I think we all recognise that change is required and that we need to put value back on professionalism and that bodies that deal with competency and ethics are very, very important. They’ve been neglected for a long time, we’ve had different priorities, we’ve gone through a period of pushing risk as far as we could go and Grenfell and the awful exposure of so many buildings being in dire straits, so many people living in terrible situations, we have to make a change. I can see that differences will be made that will lead to professionalism being valued. The FIA and CROSS both being big players in this is something I’d like to spend some time talking about, especially with the Government investing to expand CROSS.

I’ve been fortunate to engage with a project over the last two years. “Collaborative Reporting for Safer Structures” (CROSS), originally founded by the Institution of Structural Engineers and the Civil Engineers, out of a body called SCOSS (The Standing Committee on Structural Safety).  The structures profession have a tight community, I notice a great difference between fire professionals and structural safety professionals in that the way that they’ve kept close to their professional body, they will tend to gravitate towards a single focus. But fire is much more disparate, it’s got a fire service and it’s got a fire industry. CROSS provides a space for anyone who has knowledge or information, has witnessed an event, that they feel should be shared with others, to do so safely and with confidence that the information will be used in a positive way, to help prevent future failures. CROSS can be seen as an indicator of the culture, sharing learning, encouraging reporting, making things safer. I am pleased by the support already offered by the main fire institutions, everyone seems to recognise how positive this process can be, how it might help stop another Grenfell.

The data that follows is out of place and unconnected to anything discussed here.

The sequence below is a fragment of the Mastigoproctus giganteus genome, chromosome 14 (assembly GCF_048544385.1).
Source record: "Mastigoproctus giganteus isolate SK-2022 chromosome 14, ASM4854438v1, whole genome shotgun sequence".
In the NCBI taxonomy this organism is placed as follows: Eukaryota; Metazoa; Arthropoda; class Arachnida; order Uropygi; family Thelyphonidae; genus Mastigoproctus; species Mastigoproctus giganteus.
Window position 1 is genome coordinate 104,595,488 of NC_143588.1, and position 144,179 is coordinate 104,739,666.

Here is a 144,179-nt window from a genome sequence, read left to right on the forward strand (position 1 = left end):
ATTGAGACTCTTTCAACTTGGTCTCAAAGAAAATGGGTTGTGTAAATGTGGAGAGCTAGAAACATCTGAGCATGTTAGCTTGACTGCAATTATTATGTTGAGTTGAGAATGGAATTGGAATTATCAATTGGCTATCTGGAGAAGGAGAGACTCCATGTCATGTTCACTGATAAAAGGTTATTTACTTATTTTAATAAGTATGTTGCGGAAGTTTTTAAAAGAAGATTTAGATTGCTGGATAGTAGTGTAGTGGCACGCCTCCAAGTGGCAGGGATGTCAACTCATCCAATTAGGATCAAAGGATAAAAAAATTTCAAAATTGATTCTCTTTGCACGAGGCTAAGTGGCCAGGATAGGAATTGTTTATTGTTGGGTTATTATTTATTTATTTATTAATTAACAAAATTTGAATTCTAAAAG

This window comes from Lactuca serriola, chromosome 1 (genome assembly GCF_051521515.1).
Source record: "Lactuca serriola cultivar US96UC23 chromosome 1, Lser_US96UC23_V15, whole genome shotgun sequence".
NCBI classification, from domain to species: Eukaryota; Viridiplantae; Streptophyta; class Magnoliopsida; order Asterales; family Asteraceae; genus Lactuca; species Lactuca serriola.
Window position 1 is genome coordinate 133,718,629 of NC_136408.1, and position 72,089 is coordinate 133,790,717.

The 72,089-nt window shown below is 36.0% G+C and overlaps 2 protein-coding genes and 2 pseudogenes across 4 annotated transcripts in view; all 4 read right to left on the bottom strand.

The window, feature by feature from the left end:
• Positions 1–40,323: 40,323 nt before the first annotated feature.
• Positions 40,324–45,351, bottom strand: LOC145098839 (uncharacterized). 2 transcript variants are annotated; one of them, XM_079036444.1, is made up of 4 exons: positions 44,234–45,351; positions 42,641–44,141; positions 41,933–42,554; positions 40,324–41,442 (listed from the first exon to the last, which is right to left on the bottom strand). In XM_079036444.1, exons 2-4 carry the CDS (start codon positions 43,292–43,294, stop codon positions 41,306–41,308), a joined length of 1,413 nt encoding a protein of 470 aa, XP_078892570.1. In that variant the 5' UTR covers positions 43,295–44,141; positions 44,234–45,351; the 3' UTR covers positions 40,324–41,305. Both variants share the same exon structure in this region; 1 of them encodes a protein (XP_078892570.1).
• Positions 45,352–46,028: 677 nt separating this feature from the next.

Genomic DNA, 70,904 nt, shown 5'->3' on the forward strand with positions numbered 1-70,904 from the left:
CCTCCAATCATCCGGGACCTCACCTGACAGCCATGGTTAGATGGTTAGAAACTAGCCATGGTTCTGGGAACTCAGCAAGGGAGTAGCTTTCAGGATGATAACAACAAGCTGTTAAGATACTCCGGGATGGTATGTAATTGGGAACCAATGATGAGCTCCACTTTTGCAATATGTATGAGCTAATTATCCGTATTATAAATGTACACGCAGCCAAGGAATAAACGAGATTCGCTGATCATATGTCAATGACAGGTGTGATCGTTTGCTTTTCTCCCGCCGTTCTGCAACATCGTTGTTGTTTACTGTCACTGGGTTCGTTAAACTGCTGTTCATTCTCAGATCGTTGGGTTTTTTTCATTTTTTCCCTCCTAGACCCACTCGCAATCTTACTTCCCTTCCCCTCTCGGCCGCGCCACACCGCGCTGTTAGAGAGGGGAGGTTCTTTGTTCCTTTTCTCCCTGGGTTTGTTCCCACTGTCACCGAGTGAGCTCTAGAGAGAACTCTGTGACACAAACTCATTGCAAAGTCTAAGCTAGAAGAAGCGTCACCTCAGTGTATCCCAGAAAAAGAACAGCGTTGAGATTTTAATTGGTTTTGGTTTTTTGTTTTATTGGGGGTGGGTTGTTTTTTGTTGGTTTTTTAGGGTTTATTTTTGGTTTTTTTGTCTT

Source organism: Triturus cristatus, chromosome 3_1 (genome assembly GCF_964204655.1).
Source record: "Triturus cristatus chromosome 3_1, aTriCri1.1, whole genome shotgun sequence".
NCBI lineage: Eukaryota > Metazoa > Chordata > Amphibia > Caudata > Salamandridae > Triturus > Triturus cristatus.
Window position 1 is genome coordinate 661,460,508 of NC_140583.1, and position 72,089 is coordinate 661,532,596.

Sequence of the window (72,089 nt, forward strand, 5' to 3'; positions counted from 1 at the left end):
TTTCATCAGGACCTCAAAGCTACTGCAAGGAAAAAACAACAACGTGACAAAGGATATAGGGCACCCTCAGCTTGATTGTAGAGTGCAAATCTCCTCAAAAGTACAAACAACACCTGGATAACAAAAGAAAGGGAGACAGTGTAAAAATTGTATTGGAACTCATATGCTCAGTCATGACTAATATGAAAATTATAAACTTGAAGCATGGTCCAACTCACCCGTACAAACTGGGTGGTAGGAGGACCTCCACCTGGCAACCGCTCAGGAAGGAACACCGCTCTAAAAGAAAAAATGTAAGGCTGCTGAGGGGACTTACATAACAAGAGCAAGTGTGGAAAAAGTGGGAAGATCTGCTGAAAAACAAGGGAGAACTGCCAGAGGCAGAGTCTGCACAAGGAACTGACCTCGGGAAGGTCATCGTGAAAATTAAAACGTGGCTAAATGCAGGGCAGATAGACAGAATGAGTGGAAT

What does the fire industry need?

The fire industry is a broad church. When Dame Judith Hackitt talks about industries needing to sort themselves out, I don’t think she’s talking about the fire industry. I don’t think she’s only talking about the construction industry or the building management industry. Fire is a much broader sector that requires its own leadership and direction and that’s what it needs at this time.  50 years ago fire was dealt with by the fire service, the fire brigades. Very few people had any job that had got fire in the title, other than those in the fire service. A few people dealing with sprinklers, it might have been the birth of fire alarms around then but now we’ve diversified, we’ve made buildings more complicated, we’ve introduced systems that are more complicated, we’ve introduced building regulations that allow innovation, but we don’t have clear strategic direction pulling the strands together.

CROSS will be keeping our eye on the system to ensure that failures haven’t been creeping in, that actually, we are as a country keeping in front of the game and looking after our people so that they’re safe at home, safe at work, safe when they go out for entertainment or where-ever. We need leadership, somebody to step up and step back, to look over the system and ensure that all the parts are functioning properly. The parts are complicated, there’s finance, there’s politics, there are technical challenges but all of that needs knitting together by people that understand the whole system.

What motivates you?